ROME (Reuters) – Italy will scrap some plans to facilitate cash payments for goods and services after criticism from EU authorities, Economy Minister Giancarlo Giorgetti said on Sunday.
Draft Budget 2023 Government proposes changes to the current system where sellers risk fines if they refuse to accept credit card payments and says it will not Impose any penalties on the following transactions EUR ($63.49).
The move drew criticism from the European Commission, which said it was inconsistent with previous EU advice to Italy to improve tax compliance, and Giorgetti told parliament late Sunday that the government had backed down.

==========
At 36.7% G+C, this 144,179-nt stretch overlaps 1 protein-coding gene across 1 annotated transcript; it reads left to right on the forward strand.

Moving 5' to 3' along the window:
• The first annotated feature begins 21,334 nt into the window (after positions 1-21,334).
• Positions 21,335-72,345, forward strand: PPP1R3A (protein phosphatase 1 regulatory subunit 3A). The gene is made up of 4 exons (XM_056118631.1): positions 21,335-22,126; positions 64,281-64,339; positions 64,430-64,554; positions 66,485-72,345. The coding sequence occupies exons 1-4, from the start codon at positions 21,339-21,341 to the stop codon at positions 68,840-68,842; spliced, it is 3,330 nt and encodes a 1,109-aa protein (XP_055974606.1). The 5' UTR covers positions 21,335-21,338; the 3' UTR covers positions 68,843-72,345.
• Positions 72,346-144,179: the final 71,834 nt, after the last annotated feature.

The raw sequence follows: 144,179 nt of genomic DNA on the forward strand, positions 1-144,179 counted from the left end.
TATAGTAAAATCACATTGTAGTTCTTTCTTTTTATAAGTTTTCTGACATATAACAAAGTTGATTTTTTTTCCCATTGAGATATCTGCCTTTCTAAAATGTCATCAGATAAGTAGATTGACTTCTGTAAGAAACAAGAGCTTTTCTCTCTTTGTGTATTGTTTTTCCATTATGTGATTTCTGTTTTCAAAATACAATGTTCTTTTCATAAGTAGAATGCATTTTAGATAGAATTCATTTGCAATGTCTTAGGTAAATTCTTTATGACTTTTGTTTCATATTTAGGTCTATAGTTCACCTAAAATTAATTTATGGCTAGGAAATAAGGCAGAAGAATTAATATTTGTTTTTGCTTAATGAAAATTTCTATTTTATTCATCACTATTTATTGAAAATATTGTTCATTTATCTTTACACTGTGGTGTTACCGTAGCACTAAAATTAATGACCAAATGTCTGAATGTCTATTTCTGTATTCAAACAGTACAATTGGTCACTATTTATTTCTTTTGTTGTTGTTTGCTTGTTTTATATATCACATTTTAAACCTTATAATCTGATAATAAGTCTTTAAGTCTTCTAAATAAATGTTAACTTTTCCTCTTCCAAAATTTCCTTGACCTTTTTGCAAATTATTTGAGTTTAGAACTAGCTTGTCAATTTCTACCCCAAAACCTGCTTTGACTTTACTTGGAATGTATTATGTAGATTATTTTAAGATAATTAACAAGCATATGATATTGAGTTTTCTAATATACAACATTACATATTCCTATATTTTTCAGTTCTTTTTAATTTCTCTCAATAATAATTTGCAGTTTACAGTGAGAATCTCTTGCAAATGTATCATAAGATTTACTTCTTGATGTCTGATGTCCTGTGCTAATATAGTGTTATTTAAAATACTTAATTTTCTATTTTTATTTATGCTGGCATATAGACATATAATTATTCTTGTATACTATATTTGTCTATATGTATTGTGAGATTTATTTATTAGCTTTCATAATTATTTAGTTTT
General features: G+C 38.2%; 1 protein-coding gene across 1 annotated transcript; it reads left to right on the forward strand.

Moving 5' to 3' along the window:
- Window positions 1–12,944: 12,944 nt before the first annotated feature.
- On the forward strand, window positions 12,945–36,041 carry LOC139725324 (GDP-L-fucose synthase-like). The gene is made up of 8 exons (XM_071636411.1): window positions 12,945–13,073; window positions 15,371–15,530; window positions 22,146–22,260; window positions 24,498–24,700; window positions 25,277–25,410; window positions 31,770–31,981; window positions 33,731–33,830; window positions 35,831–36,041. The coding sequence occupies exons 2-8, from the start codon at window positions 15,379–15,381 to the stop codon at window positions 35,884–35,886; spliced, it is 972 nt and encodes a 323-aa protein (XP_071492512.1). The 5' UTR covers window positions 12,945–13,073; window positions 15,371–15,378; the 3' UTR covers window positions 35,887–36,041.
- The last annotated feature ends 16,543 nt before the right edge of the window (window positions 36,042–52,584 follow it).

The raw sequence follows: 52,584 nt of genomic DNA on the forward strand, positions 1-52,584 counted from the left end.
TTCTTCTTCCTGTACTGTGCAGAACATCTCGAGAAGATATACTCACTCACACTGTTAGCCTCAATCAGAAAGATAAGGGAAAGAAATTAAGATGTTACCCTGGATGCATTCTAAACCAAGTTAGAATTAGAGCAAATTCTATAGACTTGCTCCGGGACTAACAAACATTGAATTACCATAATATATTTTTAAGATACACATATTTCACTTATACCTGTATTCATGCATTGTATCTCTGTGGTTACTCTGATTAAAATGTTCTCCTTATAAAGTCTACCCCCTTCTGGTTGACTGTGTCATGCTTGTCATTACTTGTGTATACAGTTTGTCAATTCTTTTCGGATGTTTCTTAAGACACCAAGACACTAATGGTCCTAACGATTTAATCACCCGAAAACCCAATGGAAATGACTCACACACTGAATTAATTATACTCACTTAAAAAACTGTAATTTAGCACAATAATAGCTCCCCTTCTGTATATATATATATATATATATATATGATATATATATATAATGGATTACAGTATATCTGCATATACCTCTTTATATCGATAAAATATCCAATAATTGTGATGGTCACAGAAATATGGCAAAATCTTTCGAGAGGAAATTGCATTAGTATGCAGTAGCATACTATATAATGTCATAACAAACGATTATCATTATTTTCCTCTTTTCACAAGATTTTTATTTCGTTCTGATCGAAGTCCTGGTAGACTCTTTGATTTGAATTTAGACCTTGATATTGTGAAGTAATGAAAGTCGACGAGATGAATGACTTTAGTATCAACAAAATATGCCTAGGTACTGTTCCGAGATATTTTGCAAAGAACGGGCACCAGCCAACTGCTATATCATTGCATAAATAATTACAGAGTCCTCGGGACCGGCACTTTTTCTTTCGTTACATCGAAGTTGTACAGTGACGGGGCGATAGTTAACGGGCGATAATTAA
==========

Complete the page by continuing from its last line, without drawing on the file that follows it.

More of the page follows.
“We intend to eliminate point-of-sale measures,” he said in testimony on the budget, adding that some sort of compensatory measure might be introduced to help shopkeepers pay commissions on card transactions.
“I hope there will be reflections on the European level of the council,” he added. According to the Ministry of Finance, tax evasion occurs every year.
The current penalty amount is 21 Euros plus 4% of the value of the item. One of the conditions of the billion euro portion of the COVID Recovery Fund funding.
Despite the latest developments, Prime Minister Giorgia Meloni, who took office in October, continues to indulge cash even more than her predecessors.
Her first budget must be approved by parliament by the end of the year, raising the cash payment limit to 5 from next year, euros, above the previous upper limit of 1, euros.